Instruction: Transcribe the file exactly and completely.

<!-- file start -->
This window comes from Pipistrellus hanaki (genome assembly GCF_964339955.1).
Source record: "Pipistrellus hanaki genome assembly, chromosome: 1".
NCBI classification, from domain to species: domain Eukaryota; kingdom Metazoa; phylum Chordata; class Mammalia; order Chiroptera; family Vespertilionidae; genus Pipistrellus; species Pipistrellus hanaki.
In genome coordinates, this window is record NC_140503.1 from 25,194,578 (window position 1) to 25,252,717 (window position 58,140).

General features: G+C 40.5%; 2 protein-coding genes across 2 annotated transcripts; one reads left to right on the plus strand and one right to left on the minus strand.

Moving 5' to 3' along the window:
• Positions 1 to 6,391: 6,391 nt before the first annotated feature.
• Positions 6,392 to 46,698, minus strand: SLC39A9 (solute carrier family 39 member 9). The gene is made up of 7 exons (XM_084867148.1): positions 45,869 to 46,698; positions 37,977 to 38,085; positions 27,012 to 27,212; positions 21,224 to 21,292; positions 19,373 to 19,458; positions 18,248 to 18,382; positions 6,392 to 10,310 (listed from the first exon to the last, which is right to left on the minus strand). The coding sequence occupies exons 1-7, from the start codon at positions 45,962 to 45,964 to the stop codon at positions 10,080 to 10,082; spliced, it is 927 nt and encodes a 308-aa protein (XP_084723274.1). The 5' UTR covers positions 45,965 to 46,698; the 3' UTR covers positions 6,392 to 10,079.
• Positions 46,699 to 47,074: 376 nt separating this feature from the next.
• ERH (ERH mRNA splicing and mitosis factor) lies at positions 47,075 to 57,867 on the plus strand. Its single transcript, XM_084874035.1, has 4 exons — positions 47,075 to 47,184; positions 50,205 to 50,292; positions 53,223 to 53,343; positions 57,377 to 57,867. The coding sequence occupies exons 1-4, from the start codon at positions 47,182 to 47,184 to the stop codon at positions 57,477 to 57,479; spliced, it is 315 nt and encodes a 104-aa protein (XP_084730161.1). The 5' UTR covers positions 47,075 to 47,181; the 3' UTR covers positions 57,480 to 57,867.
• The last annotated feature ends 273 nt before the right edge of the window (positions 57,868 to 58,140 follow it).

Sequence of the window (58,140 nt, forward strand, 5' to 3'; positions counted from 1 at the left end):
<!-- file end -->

This window comes from Pipistrellus hanaki (genome assembly GCF_964339955.1).
Source record: "Pipistrellus hanaki genome assembly, chromosome: 1".
NCBI classification, from domain to species: domain Eukaryota; kingdom Metazoa; phylum Chordata; class Mammalia; order Chiroptera; family Vespertilionidae; genus Pipistrellus; species Pipistrellus hanaki.
In genome coordinates, this window is record NC_140503.1 from 25,194,578 (window position 1) to 25,252,717 (window position 58,140).

General features: G+C 40.5%; 2 protein-coding genes across 2 annotated transcripts; one reads left to right on the plus strand and one right to left on the minus strand.

Moving 5' to 3' along the window:
• Positions 1 to 6,391: 6,391 nt before the first annotated feature.
• Positions 6,392 to 46,698, minus strand: SLC39A9 (solute carrier family 39 member 9). The gene is made up of 7 exons (XM_084867148.1): positions 45,869 to 46,698; positions 37,977 to 38,085; positions 27,012 to 27,212; positions 21,224 to 21,292; positions 19,373 to 19,458; positions 18,248 to 18,382; positions 6,392 to 10,310 (listed from the first exon to the last, which is right to left on the minus strand). The coding sequence occupies exons 1-7, from the start codon at positions 45,962 to 45,964 to the stop codon at positions 10,080 to 10,082; spliced, it is 927 nt and encodes a 308-aa protein (XP_084723274.1). The 5' UTR covers positions 45,965 to 46,698; the 3' UTR covers positions 6,392 to 10,079.
• Positions 46,699 to 47,074: 376 nt separating this feature from the next.
• ERH (ERH mRNA splicing and mitosis factor) lies at positions 47,075 to 57,867 on the plus strand. Its single transcript, XM_084874035.1, has 4 exons — positions 47,075 to 47,184; positions 50,205 to 50,292; positions 53,223 to 53,343; positions 57,377 to 57,867. The coding sequence occupies exons 1-4, from the start codon at positions 47,182 to 47,184 to the stop codon at positions 57,477 to 57,479; spliced, it is 315 nt and encodes a 104-aa protein (XP_084730161.1). The 5' UTR covers positions 47,075 to 47,181; the 3' UTR covers positions 57,480 to 57,867.
• The last annotated feature ends 273 nt before the right edge of the window (positions 57,868 to 58,140 follow it).

Sequence of the window (58,140 nt, forward strand, 5' to 3'; positions counted from 1 at the left end):